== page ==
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Mackerras pendulum

The Mackerras pendulum was devised by the Australian psephologist Malcolm Mackerras as a way of predicting the outcome of an election contested between two major parties in a Westminster style lower house legislature such as the Australian House of Representatives, which is composed of single-member electorates and which uses a preferential voting system such as a Condorcet method or IRV.

The pendulum works by lining up all of the seats held in Parliament for the government, the opposition and the cross benches according to the percentage point margin they are held by on a two party preferred basis. This is also known as the swing required for the seat to change hands. Given a uniform swing to the opposition or government parties, the number of seats that change hands can be predicted.

Contents

  • Two-party-preferred percentage 1
  • See also 2
  • References 3
  • External links 4

Two-party-preferred percentage

The candidate with the least amount of votes is eliminated and redistributed to the voter's next choice until two candidates are left to gain a two party preferred figure.
Two-party-preferred polling by Galaxy between the 2004 and 2007 federal election.

The two-party preferred (2PP) method of prediction attempts to estimate the flow of second and subsequent preferences from smaller parties in order of their expected elimination during the instant-runoff voting process, to establish ultimately which major party the voters will choose – Labor or Coalition (Liberal/National) in the Australian context. A Coalition 2PP of 51% would mean a Labor 2PP of 49% and vice versa. Whichever party polls the higher two-party-preferred percentage at the election usually holds the majority of seats to form government. Exceptions to this since 2PP was introduced in 1949 were in 1954 (49.3%), 1961 (49.5%), 1969 (49.8%), 1990 (49.90%), and 1998 (49.02%). 1940 was estimated to have been won on 49.7%.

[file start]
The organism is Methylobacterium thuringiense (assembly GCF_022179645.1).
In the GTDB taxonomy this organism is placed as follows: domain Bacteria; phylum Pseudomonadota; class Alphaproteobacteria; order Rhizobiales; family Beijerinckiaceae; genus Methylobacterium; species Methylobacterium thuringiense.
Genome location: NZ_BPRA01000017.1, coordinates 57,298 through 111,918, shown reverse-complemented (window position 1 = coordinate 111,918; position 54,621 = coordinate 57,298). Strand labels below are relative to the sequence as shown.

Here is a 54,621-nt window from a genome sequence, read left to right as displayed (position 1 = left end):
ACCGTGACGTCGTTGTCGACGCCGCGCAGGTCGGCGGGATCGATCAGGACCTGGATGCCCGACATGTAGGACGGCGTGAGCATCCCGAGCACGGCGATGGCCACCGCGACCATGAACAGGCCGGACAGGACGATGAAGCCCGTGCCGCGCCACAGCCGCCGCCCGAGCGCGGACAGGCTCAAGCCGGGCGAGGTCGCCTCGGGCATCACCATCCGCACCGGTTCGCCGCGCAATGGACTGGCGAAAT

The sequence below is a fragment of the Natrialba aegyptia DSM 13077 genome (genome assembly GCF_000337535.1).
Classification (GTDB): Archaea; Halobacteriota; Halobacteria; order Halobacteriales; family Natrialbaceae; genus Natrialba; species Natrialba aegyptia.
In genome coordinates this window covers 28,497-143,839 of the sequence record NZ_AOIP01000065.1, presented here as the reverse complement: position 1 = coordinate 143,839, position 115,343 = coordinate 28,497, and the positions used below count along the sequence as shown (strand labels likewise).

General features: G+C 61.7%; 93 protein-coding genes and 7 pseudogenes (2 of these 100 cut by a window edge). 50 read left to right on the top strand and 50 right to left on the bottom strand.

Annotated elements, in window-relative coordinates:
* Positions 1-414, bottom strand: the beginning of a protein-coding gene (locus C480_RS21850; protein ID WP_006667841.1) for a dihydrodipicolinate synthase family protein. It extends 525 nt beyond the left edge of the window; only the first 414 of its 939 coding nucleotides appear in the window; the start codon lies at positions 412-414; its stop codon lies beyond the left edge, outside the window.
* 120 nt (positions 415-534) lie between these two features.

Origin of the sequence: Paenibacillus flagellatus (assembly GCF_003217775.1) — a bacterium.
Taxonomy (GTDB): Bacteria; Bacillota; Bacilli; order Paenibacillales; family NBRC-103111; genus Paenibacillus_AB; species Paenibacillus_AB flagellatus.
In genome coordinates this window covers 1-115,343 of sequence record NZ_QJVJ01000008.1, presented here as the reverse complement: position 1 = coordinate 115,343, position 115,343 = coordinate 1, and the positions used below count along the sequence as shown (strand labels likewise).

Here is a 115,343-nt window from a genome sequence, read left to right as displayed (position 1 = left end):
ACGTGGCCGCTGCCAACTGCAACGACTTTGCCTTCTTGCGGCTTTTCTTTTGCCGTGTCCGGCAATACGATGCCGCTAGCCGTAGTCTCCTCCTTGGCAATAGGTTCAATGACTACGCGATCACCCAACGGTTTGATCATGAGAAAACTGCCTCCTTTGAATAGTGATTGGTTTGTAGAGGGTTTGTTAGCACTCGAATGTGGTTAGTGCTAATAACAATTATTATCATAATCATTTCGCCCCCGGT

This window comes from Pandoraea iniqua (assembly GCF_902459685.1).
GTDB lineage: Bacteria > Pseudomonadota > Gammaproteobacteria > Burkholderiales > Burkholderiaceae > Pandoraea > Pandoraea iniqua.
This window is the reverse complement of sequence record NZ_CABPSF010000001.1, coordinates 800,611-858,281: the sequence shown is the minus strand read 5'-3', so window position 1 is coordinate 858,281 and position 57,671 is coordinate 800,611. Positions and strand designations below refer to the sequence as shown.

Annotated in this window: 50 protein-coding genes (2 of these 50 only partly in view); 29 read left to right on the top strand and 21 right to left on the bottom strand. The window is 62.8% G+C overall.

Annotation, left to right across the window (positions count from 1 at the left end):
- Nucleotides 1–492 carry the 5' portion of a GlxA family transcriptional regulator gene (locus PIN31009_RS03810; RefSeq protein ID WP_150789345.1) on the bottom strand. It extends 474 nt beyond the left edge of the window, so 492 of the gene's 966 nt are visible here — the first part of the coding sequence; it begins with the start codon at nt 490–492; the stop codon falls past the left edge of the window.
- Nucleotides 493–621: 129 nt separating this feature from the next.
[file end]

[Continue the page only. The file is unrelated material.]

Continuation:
Mackerras has taken account of fully distributed transferrable preference votes since the 1983 federal election. Previously, he estimated a two-party-preferred outcome from limited, selective consideration of preferences.

The largest two-party-preferred election result for the Liberal Party of Australia was at the 1966 federal election, on 56.9%, while the largest two-party-preferred election result for the Australian Labor Party was at the 1983 federal election, on 53.23 percent. The largest unofficial result was 58.2% for Labor at the 1943 federal election, estimated by Mackerras.[1]

Considering two-party-preferred estimates going back to the 1949 election, the swing to Labor at the 2007 federal election was the third-largest two-party swing, behind Malcolm Fraser and the coalition in 1975 on 7.4% and Gough Whitlam and Labor in 1969 on 7.1%.

See also

References

  1. ^ Goot M Three strikes against the polls, or the Govt is out) Australian Broadcasting Corporation, Opinion, 1 October 2007

External links

  • Peter Brent's Federal pendulum
  • Ozpolitics 2007 Australian federal pendulum
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